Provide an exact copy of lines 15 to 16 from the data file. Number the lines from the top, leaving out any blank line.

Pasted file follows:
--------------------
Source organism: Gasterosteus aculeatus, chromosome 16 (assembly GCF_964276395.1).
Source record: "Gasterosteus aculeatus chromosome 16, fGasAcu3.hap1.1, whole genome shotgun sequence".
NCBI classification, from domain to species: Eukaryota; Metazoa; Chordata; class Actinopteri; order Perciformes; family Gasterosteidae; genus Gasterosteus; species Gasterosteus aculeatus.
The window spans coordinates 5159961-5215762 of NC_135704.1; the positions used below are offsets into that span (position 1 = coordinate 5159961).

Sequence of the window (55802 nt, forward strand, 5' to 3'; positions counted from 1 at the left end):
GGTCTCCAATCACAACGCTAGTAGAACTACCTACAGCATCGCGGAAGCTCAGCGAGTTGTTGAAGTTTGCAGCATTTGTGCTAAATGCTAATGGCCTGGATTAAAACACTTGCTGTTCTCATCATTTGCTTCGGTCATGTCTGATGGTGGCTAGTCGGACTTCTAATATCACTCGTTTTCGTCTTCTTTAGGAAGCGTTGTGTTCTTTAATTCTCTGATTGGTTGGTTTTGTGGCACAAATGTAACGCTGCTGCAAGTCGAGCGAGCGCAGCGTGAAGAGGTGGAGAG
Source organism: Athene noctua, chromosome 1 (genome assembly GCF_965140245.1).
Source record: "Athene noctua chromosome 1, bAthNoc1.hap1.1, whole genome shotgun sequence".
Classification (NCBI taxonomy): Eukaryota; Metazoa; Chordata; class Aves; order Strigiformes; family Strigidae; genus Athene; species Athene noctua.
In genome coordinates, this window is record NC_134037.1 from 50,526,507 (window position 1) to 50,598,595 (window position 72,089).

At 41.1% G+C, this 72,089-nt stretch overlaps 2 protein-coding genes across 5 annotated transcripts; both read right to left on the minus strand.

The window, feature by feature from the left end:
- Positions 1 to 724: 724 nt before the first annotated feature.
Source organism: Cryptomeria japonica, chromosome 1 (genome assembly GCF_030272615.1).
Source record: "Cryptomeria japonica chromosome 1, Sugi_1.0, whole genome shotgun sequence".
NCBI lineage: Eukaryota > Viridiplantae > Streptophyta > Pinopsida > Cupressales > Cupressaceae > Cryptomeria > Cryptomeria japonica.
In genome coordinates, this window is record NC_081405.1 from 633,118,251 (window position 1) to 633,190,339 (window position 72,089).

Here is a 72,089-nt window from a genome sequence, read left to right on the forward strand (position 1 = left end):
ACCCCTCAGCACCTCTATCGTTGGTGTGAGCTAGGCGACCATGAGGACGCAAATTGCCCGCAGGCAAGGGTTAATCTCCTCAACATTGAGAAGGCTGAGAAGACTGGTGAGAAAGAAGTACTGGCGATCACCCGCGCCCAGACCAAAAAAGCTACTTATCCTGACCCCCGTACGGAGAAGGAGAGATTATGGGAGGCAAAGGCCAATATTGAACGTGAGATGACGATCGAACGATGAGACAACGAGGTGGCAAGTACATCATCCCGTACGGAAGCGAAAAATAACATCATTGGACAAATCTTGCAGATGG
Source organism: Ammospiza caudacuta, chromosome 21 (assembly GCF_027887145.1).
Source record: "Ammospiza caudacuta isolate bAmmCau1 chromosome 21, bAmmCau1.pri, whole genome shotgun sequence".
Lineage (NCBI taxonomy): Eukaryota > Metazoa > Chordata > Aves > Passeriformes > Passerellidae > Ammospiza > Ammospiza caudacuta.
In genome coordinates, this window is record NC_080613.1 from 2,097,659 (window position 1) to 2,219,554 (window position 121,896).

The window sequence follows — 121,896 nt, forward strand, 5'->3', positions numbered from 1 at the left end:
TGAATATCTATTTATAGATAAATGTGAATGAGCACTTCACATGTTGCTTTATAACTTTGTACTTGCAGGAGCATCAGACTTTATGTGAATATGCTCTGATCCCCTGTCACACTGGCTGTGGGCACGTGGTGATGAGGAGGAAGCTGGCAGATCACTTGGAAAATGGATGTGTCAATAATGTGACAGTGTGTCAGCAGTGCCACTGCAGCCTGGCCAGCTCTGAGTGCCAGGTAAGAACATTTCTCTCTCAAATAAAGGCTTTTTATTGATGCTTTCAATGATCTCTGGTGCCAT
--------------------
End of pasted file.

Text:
Source record: "Cryptomeria japonica chromosome 1, Sugi_1.0, whole genome shotgun sequence".
NCBI lineage: Eukaryota > Viridiplantae > Streptophyta > Pinopsida > Cupressales > Cupressaceae > Cryptomeria > Cryptomeria japonica.